David Benz – Graduation project 1516
The Domestic Vortex
Two summers ago I visited the Venice Architecture Biennale. During a walk at the waterfront of Venice I noticed a rectangular island just before the island Murano. I discovered it was the Venetian city cemetery Isola di San Michele. The defensive walls that trace the island’s contours function as an optical and an auditory barrier, thus creating restful isolation. In this vacuum of time I was presented with the opportunity to contemplate the landscape of tombstones and semantic artefacts, while enjoying the sounds and scents of cultivated nature. The experience of visiting the island attracted me in an equivocal way; on the one hand I was impressed by the beauty of the fortified island, on the other I had a very ominous feeling because it caused a strong emotional reaction. This emotional experience was the start of my fascination for spatial atmosphere and through examining this subject more intensely, naturally I became familiar with the oeuvre of the Swiss architect Peter Zumthor.
I decided to do some field research and travelled to Therme Vals, a spa complex in Switzerland, one of the best known projects by Zumthor. During my visit I came to the conclusion that the spatial atmosphere is emphasised to the extreme. I see this extremity returning in formal idioms and materials – heavy megalith-like volumes that admit but a slender line of light and the oxidisation pattern that is left behind by the water trickling slowly from the metal pipes. The scenery of the resort amidst beautiful high mountains confronted me with clean air. As I suffer from asthma this led to a second fascination: how can spatial atmosphere be applied and used to improve the life of an asthma patient? In this way a symbiosis of two subjects emerged that I related to my graduation project: the development of an asthma friendly space by exploiting the spatial atmosphere that would minimize the unfavourable and extremize the favourable.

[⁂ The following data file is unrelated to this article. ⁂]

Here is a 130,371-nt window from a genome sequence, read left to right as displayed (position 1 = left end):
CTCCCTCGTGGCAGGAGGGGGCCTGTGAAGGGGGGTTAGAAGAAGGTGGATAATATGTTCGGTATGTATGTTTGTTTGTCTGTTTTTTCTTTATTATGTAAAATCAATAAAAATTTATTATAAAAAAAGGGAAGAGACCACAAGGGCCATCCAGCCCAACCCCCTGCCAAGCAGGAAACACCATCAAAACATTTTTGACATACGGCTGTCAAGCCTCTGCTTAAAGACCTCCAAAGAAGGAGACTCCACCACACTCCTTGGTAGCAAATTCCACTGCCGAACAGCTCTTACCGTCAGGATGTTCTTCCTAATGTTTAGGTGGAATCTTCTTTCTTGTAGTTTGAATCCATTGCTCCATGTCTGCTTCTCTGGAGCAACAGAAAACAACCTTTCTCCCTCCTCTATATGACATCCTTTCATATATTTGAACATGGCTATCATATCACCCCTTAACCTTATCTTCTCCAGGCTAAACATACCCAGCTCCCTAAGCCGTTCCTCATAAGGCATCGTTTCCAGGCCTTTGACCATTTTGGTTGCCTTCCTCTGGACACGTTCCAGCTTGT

All images @INSIDE & David Benz